”This was the week when any lingering hope that the US and UK might somehow muddle through the crisis that has engulfed the international capital markets without undue damage to the underlying economy finally seemed to evaporate,” wrote business editor Jeremy Warner in The Independent of 19 January.

”Can we still hope for just a mild downturn, or will it be one of the big, searing ones like those of the 1970s and early 1990s? One thing seems certain: outright recession – with job losses, bankruptcies and home repossessions surging – looks a lot more probable this weekend than it did just seven days ago. It is hard to recall a week of such concentrated negative economic news.”

Among the bad news were the US$9.8 billion fourth-quarter loss by Citigroup and massive write downs by several of the biggest banks, as well as a deterioration in data on unemployment, retail sales and manufacturing.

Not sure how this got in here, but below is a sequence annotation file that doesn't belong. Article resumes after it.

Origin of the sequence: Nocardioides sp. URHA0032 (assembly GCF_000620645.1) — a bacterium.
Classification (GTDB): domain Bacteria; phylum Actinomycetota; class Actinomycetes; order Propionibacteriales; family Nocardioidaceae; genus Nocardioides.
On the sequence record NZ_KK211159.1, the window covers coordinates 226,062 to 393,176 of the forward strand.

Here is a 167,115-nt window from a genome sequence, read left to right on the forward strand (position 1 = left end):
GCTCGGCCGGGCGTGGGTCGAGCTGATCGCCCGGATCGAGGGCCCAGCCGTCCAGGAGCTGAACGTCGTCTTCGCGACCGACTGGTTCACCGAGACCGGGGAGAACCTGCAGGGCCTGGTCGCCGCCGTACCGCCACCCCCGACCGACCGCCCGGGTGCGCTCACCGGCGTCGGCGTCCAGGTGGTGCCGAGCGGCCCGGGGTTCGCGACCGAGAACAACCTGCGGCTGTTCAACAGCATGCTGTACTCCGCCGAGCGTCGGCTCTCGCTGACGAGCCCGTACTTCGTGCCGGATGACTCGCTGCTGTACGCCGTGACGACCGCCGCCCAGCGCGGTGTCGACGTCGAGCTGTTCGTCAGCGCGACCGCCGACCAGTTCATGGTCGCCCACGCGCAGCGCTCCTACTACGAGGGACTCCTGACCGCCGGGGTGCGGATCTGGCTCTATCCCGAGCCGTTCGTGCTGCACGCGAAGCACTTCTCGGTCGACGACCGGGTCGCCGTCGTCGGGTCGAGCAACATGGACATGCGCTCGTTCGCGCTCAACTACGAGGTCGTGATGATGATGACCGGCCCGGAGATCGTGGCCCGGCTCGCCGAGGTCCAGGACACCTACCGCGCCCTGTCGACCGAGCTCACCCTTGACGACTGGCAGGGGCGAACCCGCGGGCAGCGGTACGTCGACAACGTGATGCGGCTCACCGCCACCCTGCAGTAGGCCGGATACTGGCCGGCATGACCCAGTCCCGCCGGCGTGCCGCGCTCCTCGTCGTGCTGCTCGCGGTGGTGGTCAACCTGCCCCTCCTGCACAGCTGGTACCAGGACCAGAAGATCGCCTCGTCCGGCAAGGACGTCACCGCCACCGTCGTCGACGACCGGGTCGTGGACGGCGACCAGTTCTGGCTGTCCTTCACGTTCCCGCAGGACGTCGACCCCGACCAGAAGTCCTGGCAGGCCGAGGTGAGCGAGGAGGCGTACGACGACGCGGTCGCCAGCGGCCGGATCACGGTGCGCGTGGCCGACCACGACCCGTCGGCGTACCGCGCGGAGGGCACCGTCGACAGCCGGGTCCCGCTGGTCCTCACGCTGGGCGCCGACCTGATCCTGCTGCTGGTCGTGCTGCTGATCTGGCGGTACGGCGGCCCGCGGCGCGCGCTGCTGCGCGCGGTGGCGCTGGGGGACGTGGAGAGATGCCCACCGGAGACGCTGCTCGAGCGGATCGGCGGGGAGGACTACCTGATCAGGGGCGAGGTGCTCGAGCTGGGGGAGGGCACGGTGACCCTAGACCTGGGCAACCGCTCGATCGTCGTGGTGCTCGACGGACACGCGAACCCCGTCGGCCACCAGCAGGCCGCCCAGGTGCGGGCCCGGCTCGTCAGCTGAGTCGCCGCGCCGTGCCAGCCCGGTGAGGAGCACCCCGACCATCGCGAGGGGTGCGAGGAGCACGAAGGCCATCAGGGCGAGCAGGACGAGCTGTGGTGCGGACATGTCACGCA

The much-maligned “sovereign wealth funds” of developing countries which only weeks ago were seen as threats to Western companies have suddenly turned out to be the saviors of the Western financial system.

The “sovereign funds” of Singapore and Kuwait are the main contributors to the US$12.5 billion capital infusion to Citigroup announced last week, in addition to an injection of US$7.5 billion from Au Dhabi in November.

Singapore and a Middle East investor pumped US$11.5 billion into the Swiss bank UBS.  China’s investment corporation will invest US$5 billion or 9.9% of the shares in Morgan Stanley.  Singapore’s GIC and China’s Development Bank were invited by Barclay to inject US$11.5 billion equity.